On Tuesday, July 24, Austria’s Felix Baumgartner will embark on a journey that could put him in Man of Steel territory. From 90 thousand feet above the Earth’s surface, Baumgartner will willingly heave himself out of a balloon and travel back down to normalcy with the rest of us basement dwellers.
If all goes according to plan, he’ll reach a maximum speed of 509 mph in 30 seconds — but Tuesday’s jump is merely a warmup. In August, Baumgartner plans to take a dive from 120 thousand feet — almost 23 miles up, where the atmosphere gives way to outer space — and potentially reach supersonic speeds.
My personal height limit is the local Y’s high dive; Baumgartner’s ambitions are heroic, insane and incredibly dangerous.
“The pressure is huge, and we not only have to endure but excel,” Baumgartner said. “We’re excellently prepared, but it’s never going to be a fun day. I’m risking my life, after all.”
The ultimate goal, it seems (which thus far as taken five years to plan), is to convince Acrophobians that sitting eight or nine miles above the surface in an airplane is mere child’s play.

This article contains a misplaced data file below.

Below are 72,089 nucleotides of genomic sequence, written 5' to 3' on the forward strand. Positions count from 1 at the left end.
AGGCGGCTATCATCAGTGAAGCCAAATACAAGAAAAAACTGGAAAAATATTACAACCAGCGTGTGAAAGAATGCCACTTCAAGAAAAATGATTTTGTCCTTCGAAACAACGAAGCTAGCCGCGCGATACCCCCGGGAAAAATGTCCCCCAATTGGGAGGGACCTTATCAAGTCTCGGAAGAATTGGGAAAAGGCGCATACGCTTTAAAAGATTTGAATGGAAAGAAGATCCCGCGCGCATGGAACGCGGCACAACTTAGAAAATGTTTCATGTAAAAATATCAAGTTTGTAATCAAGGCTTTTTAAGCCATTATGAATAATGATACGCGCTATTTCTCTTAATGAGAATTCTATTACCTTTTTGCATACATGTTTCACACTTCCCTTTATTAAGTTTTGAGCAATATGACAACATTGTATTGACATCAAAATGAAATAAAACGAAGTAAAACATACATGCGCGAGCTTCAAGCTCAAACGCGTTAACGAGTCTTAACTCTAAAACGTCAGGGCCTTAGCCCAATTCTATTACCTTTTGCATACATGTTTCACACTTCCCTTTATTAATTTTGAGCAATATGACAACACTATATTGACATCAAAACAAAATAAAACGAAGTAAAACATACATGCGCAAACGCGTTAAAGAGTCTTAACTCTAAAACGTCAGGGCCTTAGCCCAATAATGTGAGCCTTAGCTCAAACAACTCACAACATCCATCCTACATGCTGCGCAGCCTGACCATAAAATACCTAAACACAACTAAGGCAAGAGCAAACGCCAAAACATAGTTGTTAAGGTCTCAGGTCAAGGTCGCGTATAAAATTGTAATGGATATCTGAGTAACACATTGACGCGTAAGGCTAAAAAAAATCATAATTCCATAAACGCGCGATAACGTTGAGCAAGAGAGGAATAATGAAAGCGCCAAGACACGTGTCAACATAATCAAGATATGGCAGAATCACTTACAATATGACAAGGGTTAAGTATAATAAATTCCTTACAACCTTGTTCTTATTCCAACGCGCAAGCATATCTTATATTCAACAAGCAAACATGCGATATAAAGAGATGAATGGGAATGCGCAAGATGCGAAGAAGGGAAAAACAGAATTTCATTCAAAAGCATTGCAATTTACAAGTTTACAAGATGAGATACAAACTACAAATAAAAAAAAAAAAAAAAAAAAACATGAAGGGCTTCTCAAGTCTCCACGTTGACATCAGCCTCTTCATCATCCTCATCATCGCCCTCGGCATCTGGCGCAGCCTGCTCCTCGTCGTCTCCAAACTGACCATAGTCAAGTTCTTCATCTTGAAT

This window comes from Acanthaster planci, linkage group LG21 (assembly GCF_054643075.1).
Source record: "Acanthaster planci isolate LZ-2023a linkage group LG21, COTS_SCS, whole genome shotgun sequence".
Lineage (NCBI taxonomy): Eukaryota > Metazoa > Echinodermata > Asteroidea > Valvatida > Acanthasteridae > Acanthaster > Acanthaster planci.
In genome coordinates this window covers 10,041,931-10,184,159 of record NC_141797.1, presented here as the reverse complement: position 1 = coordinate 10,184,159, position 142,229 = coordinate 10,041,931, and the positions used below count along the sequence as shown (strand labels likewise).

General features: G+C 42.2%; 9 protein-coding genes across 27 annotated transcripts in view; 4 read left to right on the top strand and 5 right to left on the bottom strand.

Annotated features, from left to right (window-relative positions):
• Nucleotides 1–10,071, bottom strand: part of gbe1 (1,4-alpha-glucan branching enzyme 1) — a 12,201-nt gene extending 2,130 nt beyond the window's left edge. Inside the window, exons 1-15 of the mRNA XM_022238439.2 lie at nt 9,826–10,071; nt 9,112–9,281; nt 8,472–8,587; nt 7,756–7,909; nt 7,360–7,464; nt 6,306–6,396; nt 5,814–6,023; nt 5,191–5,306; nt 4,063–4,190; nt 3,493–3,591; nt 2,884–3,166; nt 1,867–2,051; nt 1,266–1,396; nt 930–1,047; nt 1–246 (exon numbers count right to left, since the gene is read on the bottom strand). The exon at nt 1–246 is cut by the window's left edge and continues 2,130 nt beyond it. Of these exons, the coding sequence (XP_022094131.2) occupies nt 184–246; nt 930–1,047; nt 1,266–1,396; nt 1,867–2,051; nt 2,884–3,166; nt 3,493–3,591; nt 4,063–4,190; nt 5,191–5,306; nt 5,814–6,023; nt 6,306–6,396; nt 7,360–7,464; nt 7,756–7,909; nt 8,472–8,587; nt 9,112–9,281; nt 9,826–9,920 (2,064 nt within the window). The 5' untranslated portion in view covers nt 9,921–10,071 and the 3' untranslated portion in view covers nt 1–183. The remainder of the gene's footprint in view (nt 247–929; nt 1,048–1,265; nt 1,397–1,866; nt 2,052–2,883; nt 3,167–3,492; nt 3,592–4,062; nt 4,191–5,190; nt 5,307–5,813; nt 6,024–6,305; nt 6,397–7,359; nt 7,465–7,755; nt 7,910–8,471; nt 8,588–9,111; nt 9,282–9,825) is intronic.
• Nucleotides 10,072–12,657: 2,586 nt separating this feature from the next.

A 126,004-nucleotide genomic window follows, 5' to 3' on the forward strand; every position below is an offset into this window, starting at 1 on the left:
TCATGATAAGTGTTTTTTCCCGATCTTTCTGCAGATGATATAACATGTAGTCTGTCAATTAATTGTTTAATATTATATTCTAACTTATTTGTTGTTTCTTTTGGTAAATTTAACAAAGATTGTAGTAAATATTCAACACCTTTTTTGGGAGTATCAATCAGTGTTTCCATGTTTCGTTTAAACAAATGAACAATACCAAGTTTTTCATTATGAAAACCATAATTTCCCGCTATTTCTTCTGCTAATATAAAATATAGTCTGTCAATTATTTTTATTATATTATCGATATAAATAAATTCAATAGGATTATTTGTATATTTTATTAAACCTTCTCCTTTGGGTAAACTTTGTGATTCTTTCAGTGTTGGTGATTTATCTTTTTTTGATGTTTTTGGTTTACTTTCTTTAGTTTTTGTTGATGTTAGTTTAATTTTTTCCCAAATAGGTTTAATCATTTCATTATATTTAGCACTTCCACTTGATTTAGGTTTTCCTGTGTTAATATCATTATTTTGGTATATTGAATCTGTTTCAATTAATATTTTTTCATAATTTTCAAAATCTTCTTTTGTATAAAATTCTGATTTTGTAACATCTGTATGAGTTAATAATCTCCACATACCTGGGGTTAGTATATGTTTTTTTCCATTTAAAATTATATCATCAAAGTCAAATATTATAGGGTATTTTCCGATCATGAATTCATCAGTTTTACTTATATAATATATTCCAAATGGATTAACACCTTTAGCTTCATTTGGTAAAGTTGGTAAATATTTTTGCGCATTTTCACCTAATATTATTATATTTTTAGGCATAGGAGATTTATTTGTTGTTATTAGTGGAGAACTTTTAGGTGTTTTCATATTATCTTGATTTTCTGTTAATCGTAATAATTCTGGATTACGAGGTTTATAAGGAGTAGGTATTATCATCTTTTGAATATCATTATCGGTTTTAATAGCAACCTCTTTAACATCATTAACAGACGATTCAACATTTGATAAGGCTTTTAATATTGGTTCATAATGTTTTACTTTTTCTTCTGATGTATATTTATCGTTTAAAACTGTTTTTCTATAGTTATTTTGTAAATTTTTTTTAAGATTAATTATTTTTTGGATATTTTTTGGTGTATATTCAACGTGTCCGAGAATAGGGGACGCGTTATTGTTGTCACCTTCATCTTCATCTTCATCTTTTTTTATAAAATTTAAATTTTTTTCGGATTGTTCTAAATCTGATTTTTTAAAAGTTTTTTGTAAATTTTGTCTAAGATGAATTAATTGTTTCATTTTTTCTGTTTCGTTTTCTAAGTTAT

In what is an ever bigger mind blower, Baumgartner isn’t the first one to attempt such a Superman-esque feat. All the way back on August 16, 1960, Joe Kittinger jumped from 102,900 feet — that’s almost five minutes of straight falling — and lived to tell about it.
According to the source video on ABCNews, pressurization in Kittinger’s right glove malfunctioned, leading his right hand to swell up to twice normal size. If something similar occurs with Baumgarnter’s suit, his blood could boil, and he could pass out; Not something you want to do when you’re going 690 mph during next month’s jump.
There are a list of other dangers as well, according to Dr. Jonathan Clark, former NASA flight surgeon: the near-vacuum of space, extreme cold, temperature fluctuations, the danger of an uncontrolled flat spin, drogue chute failure, spacesuit puncture, life support systems failure.
Baumergarnter successfully completed a jump from 71,000 feet in March, and tomorrow’s attempt is just another notch in his overall objective to break records: First person to break the sound barrier outside of an aircraft; record for freefall from the highest altitude; longest freefall time; highest manned balloon flight.
I’m getting vertigo just thinking about Tuesday’s jump.
Update: Due to inclement weather, the jump has been postponed until Wednesday; Weather permitting, the jump will then go ahead. You can follow the status, which has been dubbed Stratos, via the mission’s Twitter.